Speech perception depends on processing of key features in the sound stream and modulations of the sound envelope. These two processing capacities may be reflected in MMN (permanent feature detector) and N1 (transient stimulus detector) components respectively (Naatanen 1990). Developmental disruption of these processing capacities may result in distinct language disorders.
In a first study of dyslexic adults, a behavioural impairment in pitch discrimination was correlated with a MMN deficit, correlated with phonological skills. In contrast, N1 to tones with short rise times was not impaired, suggesting impaired feature but intact envelope processing in this group.
A second study suggested that processing of both sound features and envelope contribute to behavioural deficits in SLI. Speech MMN magnitude was reduced in SLI and correlated with performance deficits in non-word repetition and listening span. Half of the SLI children also displayed impairments in discriminating speech sounds, correlated with the amplitude of N1 potentials.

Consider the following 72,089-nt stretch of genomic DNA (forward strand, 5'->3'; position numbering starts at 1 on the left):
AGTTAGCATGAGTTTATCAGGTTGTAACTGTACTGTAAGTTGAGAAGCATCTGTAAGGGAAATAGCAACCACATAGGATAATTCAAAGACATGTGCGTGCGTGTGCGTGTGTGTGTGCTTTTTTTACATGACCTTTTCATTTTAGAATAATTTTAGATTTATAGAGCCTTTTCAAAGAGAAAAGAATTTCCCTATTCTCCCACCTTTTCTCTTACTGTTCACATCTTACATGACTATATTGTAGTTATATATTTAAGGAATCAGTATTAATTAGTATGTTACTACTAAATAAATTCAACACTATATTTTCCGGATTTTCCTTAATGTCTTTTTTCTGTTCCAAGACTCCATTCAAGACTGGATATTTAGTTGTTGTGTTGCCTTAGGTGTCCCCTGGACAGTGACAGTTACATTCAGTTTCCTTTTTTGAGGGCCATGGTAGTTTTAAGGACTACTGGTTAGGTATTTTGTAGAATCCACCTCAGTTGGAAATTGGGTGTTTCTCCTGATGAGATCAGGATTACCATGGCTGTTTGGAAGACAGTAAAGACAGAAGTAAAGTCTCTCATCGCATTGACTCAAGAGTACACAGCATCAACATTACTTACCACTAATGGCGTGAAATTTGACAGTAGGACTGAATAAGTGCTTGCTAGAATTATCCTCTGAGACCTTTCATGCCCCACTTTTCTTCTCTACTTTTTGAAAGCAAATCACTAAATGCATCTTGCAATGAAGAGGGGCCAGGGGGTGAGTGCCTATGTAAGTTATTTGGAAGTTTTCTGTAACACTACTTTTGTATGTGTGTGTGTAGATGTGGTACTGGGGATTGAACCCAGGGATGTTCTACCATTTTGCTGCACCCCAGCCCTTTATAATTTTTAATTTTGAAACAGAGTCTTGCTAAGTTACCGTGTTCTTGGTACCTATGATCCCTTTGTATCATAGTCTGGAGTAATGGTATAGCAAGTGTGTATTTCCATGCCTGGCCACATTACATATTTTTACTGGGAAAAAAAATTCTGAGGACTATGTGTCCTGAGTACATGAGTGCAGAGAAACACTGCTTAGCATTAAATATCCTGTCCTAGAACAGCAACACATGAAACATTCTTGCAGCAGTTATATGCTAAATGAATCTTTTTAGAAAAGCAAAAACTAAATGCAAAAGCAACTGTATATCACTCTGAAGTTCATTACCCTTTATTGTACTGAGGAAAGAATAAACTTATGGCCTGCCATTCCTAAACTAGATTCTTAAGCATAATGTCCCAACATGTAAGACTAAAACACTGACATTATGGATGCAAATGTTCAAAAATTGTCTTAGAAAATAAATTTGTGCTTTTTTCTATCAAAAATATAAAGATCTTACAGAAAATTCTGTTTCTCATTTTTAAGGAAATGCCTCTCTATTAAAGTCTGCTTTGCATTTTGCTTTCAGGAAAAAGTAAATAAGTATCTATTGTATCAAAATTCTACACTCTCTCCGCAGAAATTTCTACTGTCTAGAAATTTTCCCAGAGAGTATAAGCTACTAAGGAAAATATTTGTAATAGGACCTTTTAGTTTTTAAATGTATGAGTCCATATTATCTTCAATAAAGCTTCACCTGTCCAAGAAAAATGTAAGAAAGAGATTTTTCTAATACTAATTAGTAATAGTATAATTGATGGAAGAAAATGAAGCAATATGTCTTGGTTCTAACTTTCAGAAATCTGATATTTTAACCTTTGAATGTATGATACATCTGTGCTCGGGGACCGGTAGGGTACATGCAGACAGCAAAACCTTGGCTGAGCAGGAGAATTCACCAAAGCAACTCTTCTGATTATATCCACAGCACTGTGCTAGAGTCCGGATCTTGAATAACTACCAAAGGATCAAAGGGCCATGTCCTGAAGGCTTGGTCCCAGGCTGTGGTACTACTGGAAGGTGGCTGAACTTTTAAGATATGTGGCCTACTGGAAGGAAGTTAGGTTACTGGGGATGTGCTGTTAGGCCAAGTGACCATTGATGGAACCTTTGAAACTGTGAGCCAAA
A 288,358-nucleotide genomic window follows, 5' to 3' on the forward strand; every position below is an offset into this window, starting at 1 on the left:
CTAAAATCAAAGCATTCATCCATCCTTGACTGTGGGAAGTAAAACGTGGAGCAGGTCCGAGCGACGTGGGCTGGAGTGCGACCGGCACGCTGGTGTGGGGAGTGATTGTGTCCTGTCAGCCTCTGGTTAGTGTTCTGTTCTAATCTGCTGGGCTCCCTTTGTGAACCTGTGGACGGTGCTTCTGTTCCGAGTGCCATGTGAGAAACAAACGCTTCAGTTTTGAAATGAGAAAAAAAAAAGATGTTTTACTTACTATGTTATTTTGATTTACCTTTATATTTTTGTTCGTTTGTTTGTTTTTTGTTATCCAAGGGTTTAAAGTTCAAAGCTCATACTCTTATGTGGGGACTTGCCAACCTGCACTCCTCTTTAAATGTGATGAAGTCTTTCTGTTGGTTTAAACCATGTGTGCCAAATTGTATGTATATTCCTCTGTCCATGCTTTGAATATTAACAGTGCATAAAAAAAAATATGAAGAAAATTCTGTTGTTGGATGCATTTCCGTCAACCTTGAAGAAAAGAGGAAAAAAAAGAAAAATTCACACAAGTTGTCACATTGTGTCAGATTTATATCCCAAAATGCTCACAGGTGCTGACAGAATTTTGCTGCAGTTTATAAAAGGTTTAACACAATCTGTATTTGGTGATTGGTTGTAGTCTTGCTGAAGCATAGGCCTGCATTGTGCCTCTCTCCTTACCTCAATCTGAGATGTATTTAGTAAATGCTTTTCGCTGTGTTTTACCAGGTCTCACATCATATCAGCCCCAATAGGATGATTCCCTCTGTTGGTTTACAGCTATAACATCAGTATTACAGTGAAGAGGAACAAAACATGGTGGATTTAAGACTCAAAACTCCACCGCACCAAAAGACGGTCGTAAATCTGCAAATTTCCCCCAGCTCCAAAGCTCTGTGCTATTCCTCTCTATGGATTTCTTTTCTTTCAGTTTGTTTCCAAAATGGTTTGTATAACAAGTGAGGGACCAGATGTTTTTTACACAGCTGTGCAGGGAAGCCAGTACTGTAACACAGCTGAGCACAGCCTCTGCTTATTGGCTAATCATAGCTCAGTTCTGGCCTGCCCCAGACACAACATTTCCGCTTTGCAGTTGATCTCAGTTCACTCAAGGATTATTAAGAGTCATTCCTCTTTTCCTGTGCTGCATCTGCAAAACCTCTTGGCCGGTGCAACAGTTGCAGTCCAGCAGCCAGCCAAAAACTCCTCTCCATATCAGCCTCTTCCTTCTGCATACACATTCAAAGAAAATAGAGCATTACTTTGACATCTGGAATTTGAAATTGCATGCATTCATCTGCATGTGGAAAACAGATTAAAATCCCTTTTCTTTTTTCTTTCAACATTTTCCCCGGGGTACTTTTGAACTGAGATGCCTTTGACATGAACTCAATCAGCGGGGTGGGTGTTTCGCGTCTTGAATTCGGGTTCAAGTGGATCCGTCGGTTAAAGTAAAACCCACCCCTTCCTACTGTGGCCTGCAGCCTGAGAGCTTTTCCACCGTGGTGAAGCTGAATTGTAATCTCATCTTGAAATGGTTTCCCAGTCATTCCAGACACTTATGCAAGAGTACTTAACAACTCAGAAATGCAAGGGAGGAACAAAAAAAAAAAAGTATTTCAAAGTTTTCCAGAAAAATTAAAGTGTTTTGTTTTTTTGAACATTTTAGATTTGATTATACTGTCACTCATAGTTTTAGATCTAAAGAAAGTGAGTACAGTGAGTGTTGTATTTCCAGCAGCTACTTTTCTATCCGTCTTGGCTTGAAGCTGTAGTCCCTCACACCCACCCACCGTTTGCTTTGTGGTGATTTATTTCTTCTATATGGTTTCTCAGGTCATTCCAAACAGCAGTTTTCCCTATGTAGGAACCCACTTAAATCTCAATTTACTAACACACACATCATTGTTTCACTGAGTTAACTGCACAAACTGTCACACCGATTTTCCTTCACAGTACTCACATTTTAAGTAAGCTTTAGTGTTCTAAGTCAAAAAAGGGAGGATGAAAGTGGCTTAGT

A third study examined ERP correlates of sensitivity to sound rise-time, an important cue for speech envelope processing which accounts for a large proportion of variance in children's phonological and reading skills (Goswami et al. 2002). Preliminary data in adults and children suggest that N1 and MMN are also sensitive to sound rise time and might distinguish dyslexics from age-matched controls.
In summary, N1 and MMN are sensitive neural markers for distinct aspects of speech sound processing correlated to phonological skills, and can assist in elucidating the developmental trajectories of their dysfunction in language disorders.